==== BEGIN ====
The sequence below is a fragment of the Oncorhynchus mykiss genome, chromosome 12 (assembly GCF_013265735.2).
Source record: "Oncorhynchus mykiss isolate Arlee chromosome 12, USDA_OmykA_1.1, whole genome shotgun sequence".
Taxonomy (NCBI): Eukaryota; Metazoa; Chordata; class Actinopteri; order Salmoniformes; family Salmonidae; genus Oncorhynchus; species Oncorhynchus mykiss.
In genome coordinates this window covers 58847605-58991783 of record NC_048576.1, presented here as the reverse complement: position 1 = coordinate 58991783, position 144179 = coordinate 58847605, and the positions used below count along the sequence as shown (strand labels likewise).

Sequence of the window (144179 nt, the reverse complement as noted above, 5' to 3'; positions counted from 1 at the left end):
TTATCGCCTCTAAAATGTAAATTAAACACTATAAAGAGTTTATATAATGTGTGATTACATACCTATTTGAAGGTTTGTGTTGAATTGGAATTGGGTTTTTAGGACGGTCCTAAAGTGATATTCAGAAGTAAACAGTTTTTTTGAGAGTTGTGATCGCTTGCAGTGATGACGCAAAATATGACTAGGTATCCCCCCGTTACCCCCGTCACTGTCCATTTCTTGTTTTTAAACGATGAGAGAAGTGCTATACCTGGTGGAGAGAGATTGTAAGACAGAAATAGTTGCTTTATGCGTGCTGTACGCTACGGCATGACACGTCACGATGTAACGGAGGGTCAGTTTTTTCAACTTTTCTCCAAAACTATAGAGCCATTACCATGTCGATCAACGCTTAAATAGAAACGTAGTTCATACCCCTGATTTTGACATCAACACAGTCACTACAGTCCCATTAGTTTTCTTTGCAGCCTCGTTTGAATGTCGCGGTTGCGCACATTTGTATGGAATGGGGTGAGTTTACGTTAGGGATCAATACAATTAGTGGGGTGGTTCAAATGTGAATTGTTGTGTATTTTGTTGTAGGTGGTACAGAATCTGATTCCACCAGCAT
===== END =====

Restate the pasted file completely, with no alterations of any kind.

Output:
The sequence below is a fragment of the Oncorhynchus mykiss genome, chromosome 12 (assembly GCF_013265735.2).
Source record: "Oncorhynchus mykiss isolate Arlee chromosome 12, USDA_OmykA_1.1, whole genome shotgun sequence".
Taxonomy (NCBI): Eukaryota; Metazoa; Chordata; class Actinopteri; order Salmoniformes; family Salmonidae; genus Oncorhynchus; species Oncorhynchus mykiss.
In genome coordinates this window covers 58847605-58991783 of record NC_048576.1, presented here as the reverse complement: position 1 = coordinate 58991783, position 144179 = coordinate 58847605, and the positions used below count along the sequence as shown (strand labels likewise).

Sequence of the window (144179 nt, the reverse complement as noted above, 5' to 3'; positions counted from 1 at the left end):
TTATCGCCTCTAAAATGTAAATTAAACACTATAAAGAGTTTATATAATGTGTGATTACATACCTATTTGAAGGTTTGTGTTGAATTGGAATTGGGTTTTTAGGACGGTCCTAAAGTGATATTCAGAAGTAAACAGTTTTTTTGAGAGTTGTGATCGCTTGCAGTGATGACGCAAAATATGACTAGGTATCCCCCCGTTACCCCCGTCACTGTCCATTTCTTGTTTTTAAACGATGAGAGAAGTGCTATACCTGGTGGAGAGAGATTGTAAGACAGAAATAGTTGCTTTATGCGTGCTGTACGCTACGGCATGACACGTCACGATGTAACGGAGGGTCAGTTTTTTCAACTTTTCTCCAAAACTATAGAGCCATTACCATGTCGATCAACGCTTAAATAGAAACGTAGTTCATACCCCTGATTTTGACATCAACACAGTCACTACAGTCCCATTAGTTTTCTTTGCAGCCTCGTTTGAATGTCGCGGTTGCGCACATTTGTATGGAATGGGGTGAGTTTACGTTAGGGATCAATACAATTAGTGGGGTGGTTCAAATGTGAATTGTTGTGTATTTTGTTGTAGGTGGTACAGAATCTGATTCCACCAGCAT